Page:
To an audience of leading NGOs and interested parties, Colin spelled out the key challenge of our time; the gap between with is possible and what actually happens with food production today.
What actually happens can be summarised with a few alarming facts: 1billion people are currently undernourished whilst another billion are over-nourished (i.e. obese), over half of all our species are in danger of extinction and more than 500million people are being forced off the land as we seek to industrialise and privatise our food supply.
For Tudge the fault lies largely with the “powers that be”; policymakers, chief scientists and the commercial food industry, who use crude science to polarised the debate into one of the ‘serious, industrialist, rational and scientific’ majority versus the ‘romantic, nostalgic and elitist’ few. He compares this majority thinking to the Enlightenment age, where the idea that man could control nature was born and came to form the dominant paradigm. The recent Foresight Report published by the government’s chief Scientist, Sir John Beddington, is a chief example of this, since it operates within the neoliberal system that must price everything, be competitive, and maximise costs.
Whilst Tudge is calling for nothing less than “a people’s takeover of the farming supply”, he’s no romantic. As a scientist himself, his facts are founded and he’s not apriori against any ‘new’ technologies such as GM crops. The problem is, he says, it’s thirty years since they came on the scene they have yet to product anything of “unequivocal value”. “Except perhaps, virus resistant Papaya”!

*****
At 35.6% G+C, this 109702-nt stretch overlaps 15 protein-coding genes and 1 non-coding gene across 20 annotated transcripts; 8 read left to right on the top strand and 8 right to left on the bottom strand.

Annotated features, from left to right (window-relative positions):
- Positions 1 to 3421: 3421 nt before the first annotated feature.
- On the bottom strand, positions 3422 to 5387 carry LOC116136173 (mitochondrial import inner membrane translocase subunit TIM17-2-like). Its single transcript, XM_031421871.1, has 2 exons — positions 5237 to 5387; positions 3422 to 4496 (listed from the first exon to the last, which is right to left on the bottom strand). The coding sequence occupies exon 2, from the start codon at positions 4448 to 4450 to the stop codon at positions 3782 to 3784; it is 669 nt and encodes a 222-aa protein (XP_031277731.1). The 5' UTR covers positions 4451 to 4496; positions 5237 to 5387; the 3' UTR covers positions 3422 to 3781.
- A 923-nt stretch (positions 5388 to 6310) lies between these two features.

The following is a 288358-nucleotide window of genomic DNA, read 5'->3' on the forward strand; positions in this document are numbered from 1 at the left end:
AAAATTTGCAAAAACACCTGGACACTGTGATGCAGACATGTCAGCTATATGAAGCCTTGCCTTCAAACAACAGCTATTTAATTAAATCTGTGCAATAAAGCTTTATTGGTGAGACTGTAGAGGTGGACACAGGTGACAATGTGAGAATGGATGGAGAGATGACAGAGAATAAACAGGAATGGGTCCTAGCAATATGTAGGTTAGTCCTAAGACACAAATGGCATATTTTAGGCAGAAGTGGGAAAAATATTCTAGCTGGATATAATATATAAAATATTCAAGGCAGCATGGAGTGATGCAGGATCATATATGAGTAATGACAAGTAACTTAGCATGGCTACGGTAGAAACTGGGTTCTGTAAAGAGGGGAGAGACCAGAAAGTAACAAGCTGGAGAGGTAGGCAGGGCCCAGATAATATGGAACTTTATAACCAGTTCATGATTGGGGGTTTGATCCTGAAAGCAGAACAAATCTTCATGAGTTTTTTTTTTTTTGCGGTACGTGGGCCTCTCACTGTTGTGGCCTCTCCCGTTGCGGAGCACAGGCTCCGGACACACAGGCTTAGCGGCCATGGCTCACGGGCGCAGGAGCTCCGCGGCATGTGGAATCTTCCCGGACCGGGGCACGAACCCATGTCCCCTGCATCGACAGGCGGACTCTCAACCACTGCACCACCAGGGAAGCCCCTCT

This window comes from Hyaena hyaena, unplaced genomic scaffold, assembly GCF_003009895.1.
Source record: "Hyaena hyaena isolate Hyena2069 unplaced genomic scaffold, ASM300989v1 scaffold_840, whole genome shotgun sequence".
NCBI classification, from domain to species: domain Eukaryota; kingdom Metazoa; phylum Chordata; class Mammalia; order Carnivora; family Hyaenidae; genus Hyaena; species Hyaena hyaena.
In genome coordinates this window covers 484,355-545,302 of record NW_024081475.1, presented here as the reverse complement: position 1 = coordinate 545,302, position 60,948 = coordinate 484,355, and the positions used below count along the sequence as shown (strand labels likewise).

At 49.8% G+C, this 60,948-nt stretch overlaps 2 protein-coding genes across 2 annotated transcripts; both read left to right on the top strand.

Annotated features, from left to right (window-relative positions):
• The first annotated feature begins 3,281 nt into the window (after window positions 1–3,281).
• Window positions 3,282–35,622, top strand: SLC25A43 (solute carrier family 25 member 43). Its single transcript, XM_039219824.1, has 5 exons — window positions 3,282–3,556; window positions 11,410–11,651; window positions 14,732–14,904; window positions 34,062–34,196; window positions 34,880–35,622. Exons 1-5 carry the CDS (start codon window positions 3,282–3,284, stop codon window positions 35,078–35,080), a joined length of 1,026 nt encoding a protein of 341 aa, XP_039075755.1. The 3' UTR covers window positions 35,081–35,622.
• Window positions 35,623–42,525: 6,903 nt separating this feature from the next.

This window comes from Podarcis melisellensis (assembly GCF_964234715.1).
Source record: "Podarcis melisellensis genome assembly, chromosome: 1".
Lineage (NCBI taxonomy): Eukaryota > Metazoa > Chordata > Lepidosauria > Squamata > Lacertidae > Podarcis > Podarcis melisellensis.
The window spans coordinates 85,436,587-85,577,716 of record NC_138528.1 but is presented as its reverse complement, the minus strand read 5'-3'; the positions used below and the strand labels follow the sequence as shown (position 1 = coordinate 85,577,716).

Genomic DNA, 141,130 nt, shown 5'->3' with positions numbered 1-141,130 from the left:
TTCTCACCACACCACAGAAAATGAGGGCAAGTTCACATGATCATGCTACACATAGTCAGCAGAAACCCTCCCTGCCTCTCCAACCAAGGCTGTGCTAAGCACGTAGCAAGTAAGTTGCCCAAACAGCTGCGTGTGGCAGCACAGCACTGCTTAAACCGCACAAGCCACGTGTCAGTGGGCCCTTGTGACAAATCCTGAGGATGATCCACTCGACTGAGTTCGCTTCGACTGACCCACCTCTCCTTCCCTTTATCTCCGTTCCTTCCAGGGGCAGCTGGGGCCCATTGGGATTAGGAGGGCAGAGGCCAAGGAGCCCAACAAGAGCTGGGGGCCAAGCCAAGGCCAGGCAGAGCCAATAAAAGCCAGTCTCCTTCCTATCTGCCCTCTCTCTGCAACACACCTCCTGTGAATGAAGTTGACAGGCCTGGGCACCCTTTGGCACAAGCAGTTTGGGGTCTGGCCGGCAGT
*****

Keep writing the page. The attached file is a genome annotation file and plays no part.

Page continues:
The answer to this he says is simple; “create farms that designed to feed people”. Sounds obvious, doesn’t it? Colin argues however that this is far from how we currently farm the neoliberal dominated industrialised world; where the principal concern is to increase efficiency, increase profit margins and increase yield, rather than feed the population. Capitalism could serve nature, but neoliberalism cannot; in an inelastic food market it is easy to feed everyone, “that’s why we waste 50% of our grain on livestock”.
Farms must be designed to imitate nature, from their resilience and minimal input requirements (i.e. organic as default– but not necessarily certified so), to their biologically diverse and complementary systems. The peak for mixed farms answering to this description was the 1950s, and since then farms have got bigger and better at producing single crop yields with fewer staff and input costs. However, worldwide c. 70% of all food is produced on small mixed quasi organic farms, and this absolutely can feed the world, Tudge declares. Far from the Malthusiasn dilemma we’re made to feel trapped in, Tudge sites the convenor of the recent and widely heralded IAASTD report that shows the world’s farmers are producing enough food to feed 14 billion people.
If we had a good food culture, like Italy for example, we would not be in the state we are in now. There are murmurings of a revival, but nothing substantial enough yet to achieve the ‘Agrarian Renaissance’ he is calling for. We shouldn’t get confused, however, between ‘self sufficiency’ and ‘self reliance’. Whilst the latter is both possible and advisable, the former is neither, since it would inevitably lead to the collapse of many tropical markets. The answer therefore is to “combine self reliance with fair trade”. This is the winning combination.
In his new book, Tudge sets out the steps for this ‘people’s takeover’, including a transition from growing your own to becoming a part time farmer, and he also directs us towards the Campaign for Real Farming, which he founded with his partner, Ruth West.